Burghard B.Rieger:

On Distributed Representation in Word Semantics

In: [ICSI-Report TR-91-012], International Computer Science Institute, UC Berkeley, CA. 1991.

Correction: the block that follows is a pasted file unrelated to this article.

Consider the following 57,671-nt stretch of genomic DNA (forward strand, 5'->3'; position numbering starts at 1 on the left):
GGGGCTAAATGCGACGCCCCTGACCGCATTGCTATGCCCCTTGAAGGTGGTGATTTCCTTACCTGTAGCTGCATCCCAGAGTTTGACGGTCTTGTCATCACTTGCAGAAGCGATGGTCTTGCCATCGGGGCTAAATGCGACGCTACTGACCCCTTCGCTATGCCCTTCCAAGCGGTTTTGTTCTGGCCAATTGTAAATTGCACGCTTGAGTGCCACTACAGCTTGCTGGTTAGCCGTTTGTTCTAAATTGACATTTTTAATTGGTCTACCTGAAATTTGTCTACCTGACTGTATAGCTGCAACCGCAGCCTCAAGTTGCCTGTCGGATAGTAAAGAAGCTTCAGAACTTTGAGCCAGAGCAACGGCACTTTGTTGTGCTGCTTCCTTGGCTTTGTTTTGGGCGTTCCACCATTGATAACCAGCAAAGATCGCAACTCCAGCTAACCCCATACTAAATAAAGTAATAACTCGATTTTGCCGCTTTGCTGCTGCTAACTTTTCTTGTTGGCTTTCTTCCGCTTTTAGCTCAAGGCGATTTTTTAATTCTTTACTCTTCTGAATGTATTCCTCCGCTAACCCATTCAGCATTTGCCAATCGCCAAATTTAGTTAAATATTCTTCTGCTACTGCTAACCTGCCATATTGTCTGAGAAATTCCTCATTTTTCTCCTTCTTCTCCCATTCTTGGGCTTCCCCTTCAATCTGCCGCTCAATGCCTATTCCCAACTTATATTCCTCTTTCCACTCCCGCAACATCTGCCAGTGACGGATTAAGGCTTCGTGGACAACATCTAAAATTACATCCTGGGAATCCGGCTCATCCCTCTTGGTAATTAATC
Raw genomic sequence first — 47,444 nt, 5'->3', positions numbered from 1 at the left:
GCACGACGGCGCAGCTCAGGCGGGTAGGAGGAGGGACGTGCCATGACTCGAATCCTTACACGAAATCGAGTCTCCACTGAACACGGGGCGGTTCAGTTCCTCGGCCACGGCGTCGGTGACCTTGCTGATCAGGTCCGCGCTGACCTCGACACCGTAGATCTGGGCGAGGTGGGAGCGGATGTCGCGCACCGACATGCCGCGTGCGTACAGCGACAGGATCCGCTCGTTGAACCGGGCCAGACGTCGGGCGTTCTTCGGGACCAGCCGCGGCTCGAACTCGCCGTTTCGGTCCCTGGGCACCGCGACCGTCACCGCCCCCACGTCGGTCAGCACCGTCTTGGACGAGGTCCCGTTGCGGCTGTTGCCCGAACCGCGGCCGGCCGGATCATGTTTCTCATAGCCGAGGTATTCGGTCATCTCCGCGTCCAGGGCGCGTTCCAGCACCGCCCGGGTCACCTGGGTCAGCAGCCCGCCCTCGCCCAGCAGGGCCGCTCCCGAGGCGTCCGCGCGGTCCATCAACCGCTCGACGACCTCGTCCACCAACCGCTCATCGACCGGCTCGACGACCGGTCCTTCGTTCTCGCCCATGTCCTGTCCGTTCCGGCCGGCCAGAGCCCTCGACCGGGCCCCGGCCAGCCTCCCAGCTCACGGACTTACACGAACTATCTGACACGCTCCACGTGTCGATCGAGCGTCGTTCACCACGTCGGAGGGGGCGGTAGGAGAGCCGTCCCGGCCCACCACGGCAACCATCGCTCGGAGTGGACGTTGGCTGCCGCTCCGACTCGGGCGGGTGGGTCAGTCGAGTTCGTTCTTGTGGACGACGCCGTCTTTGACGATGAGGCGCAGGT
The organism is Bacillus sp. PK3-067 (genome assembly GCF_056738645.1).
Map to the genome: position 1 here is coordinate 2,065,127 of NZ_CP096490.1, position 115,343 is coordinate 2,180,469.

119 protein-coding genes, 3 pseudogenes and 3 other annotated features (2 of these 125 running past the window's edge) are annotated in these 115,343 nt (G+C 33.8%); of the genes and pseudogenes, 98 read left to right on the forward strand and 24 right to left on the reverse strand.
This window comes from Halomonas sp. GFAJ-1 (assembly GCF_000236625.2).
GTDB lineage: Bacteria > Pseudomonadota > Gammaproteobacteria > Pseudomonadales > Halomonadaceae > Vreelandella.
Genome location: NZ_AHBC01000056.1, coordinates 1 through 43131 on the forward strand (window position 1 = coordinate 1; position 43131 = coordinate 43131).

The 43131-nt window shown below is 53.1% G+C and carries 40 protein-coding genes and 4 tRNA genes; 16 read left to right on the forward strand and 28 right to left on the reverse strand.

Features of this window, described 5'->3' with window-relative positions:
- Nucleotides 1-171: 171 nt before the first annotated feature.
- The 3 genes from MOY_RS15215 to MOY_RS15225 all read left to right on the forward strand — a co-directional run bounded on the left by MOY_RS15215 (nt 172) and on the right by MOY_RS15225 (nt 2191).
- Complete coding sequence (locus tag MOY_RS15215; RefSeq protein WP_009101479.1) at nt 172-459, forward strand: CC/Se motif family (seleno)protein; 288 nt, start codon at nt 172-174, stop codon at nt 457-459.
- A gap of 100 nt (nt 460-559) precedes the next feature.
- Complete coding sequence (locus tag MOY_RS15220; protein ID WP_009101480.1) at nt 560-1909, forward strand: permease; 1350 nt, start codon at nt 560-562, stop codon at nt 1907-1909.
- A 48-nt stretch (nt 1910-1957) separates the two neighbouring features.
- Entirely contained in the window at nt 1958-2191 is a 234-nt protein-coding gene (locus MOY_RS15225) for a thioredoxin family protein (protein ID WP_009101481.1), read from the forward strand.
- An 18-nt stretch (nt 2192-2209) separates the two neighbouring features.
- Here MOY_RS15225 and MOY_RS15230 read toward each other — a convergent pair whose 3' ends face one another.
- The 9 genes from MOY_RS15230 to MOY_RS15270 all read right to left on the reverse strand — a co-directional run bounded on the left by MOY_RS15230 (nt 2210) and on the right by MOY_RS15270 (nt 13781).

The dualism of the rationalistic tradition of thought is sketched in view of the semiotic problem of meaning constitution. Being a process of cognition which is based upon communicative interaction by signs, their usages (in linear order and selective combination) constitute language structures. Other than symbolic representational formats employed sofar in natural language processing by machine, it is argued here, that distributional representations correspond directly to the way word meanings are constituted and understood (as fuzzy structures of world knowledge) by (natural and artificial) information processing systems. Based upon such systems' theoretical performance in general and the pragmatics of communicative interaction by real language users in particular, the notions of situation and language game as introduced by Barwise/Perry and Wittgenstein respectively are combined to allow for a numerical reconstruction of processes that simulate the constitution of meaning and the interpretation of signs. This is achieved by modelling the linear or syntagmatic and selective or paradigmatic constraints which natural language structure imposes on the formation of (strings of) linguistic entities. A formalism, a related algorithm, and test results of its implementation are given in order to substantiate the claim for an artificial cognitive information processing system (CIPS) that operates in a linguistic environment as some meaning acquisition and understanding device.

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